by Chris Milam
You can learn a lot about a man by what he spreads across his wholegrain English muffin. If he uses butter, he is delusional and uninformed. The good trumps the bad in the mind of a rube. Same goes with jam. Your head says healthy because it’s a jar of fruit but your bloodstream says don’t do it, don’t you dare allow that viscous chameleon into my home. But the man in the blue-checkered shirt drizzles honey on his muffin. He shows restraint, he understands. His pouring hand is elegant; I wish my hand mirrored his: pearl white with an indoor-coddled sheen, fingers thin and expensive like a pack of imported, black market cigarillos. He’s never busted his knuckles in a steel factory, changed a timing belt in air as cold as a family court judge, or punched walls, people or anything that stood in front of his constant anger. He doesn’t have to apologize for living a privileged life. His destiny didn’t involve decades of fucking up.
We both eat the same breakfast, and when I asked the waitress if it was raw and unfiltered, she said of course it is, honey. She grinned at me or her remark. I’m not sure.
His wife is dead. Sherry, the waitress, said it was cancer, maybe a heart attack. She couldn’t remember but she knew the wife was gone. It was sad, she told me earlier in the week, one minute you’re in love and comfortable, watching the late news together in bed, then kaboom, you’re crawling to the same diner at the same time every morning, eating the same meal, in the same booth, with the same hurt face. I nodded but didn’t explain that him showing up every day illuminates his resilience. He rose above death and a gutted, soundless house. He collapsed then glued himself back together like a broken toy soldier. I didn’t tell her that I only come here because of his story. That the collar of pain is neither blue nor white. I never mentioned that seeing him with his tucked napkin, his glass of orange juice, his defiant grace, his hunger to stay afloat, all of it gives me hope. Watching him, mimicking him, becoming him. He is a lesson disguised in sophisticated discomfort.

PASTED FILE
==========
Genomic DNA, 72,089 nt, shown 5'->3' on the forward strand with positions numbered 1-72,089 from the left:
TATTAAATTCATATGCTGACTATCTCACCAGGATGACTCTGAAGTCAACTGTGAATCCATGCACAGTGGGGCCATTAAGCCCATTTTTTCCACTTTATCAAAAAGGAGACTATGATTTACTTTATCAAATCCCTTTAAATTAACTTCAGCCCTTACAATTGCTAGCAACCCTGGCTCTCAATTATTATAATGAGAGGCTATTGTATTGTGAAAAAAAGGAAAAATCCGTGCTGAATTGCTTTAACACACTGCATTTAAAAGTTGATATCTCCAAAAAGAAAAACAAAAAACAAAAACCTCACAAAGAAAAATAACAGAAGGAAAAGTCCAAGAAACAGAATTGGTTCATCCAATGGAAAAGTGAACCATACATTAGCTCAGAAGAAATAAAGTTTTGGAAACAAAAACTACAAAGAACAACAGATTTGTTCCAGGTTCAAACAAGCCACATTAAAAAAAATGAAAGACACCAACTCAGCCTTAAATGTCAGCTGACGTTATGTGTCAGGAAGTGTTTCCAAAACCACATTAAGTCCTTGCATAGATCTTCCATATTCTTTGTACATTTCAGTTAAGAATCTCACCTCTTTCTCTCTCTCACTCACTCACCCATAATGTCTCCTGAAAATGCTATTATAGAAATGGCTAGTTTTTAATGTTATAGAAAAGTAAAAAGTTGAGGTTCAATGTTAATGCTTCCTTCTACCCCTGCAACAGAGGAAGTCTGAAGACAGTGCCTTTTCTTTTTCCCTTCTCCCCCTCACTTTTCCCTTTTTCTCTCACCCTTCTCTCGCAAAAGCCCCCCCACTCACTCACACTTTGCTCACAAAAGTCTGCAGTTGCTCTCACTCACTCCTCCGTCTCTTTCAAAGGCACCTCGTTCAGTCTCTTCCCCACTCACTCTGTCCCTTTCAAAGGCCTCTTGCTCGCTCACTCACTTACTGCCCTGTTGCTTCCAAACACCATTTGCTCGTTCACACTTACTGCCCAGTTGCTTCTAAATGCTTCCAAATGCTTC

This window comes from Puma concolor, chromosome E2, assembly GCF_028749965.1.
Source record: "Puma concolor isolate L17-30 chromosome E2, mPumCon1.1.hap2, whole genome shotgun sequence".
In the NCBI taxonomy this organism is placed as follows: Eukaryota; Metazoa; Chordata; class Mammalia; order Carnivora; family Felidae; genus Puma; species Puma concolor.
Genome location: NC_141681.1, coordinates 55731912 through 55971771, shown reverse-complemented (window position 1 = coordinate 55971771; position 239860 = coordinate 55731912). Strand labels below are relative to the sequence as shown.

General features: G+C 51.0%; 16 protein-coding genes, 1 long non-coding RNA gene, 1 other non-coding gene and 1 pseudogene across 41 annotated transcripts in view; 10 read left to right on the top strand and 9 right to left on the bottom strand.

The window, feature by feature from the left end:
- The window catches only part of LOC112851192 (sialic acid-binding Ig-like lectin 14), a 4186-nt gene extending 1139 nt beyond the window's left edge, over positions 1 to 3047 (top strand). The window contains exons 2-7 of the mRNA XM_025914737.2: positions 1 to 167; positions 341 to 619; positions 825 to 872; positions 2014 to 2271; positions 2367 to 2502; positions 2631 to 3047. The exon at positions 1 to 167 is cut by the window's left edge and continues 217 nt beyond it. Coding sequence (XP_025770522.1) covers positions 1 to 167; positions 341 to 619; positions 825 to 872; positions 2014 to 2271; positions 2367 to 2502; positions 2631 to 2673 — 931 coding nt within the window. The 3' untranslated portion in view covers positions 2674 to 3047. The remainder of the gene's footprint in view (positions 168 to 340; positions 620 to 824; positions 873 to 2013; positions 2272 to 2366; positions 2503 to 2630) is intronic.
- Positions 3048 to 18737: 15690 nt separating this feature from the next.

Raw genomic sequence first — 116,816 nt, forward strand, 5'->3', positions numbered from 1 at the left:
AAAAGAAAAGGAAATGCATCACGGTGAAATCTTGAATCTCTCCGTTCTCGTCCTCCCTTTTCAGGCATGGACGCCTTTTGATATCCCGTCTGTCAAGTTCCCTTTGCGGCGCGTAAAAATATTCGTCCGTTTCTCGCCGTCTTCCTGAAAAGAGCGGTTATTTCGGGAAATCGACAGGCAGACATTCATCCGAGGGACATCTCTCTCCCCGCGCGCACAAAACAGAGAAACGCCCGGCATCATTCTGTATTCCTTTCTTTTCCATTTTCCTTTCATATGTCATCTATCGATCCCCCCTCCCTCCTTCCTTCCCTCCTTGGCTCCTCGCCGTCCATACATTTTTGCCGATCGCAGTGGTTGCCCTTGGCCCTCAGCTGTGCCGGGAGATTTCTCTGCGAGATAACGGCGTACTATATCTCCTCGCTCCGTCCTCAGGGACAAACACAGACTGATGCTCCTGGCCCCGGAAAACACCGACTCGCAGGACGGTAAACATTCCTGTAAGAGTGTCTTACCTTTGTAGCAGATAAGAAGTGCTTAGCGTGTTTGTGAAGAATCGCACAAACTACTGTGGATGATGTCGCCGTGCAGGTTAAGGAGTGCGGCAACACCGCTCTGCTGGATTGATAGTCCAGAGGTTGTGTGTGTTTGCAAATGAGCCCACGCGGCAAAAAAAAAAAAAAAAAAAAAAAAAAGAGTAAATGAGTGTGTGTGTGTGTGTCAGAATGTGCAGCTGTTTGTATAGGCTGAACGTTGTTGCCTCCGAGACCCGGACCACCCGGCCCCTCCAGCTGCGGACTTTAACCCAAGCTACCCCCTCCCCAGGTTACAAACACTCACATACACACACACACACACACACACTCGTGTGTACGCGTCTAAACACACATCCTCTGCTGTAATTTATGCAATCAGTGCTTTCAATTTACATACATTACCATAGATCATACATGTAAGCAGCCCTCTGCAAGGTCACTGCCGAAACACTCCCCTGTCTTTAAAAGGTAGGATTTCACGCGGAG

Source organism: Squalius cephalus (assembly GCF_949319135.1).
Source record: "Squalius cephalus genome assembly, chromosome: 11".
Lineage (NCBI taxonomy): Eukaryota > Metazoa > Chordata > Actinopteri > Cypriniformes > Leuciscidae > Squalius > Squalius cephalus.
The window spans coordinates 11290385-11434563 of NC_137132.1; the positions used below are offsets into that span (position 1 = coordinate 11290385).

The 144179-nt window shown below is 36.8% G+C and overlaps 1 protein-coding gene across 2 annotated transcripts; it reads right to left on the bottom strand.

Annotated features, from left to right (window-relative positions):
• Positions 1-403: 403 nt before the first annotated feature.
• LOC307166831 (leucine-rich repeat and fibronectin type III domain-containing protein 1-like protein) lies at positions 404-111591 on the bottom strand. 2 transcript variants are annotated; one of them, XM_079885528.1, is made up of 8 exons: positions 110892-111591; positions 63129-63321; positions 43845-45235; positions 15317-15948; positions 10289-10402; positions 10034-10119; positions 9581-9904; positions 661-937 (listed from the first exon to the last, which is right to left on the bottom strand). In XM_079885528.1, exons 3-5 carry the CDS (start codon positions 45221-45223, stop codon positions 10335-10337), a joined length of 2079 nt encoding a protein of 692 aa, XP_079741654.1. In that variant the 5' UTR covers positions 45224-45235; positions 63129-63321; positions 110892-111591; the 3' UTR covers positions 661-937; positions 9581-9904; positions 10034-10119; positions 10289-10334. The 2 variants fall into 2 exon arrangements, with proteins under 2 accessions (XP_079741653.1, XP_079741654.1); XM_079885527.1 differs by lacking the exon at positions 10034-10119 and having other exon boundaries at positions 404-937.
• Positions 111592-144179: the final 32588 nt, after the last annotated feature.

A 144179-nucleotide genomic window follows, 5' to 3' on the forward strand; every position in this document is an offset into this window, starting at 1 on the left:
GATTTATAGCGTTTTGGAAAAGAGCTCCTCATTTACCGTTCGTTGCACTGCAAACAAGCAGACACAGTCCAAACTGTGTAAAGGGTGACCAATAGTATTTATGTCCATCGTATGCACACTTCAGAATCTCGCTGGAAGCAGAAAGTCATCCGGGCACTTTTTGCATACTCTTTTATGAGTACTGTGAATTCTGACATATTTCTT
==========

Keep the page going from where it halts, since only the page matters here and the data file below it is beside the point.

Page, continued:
I tell her I’ll pay the old man’s bill after I’m finished eating. When she lets him know with a kind, southern-steeped whisper, he swivels his head and flicks that beautiful hand of his at me. No problem, I wave back. Sherry smiles at us then skips to the next table, a young woman dining solo with a lavender scarf tied fashionably around her neck. There is ache in her slumped posture. A lonely poached egg stares up at her.
The widower takes a bite of honey-kissed muffin. I do the same. The place is silent except for the chewing and the suicidal rain bashing itself over and over against the dirty diner windows.
Chris Milam lives in Hamilton, Ohio. When not writing, he enjoys reading, baseball, and staring longingly at walls. His stories have appeared in Jellyfish Review, Fiction on the Web, WhiskeyPaper, Bartleby Snopes, and elsewhere. You can find him on Twitter @Blukris.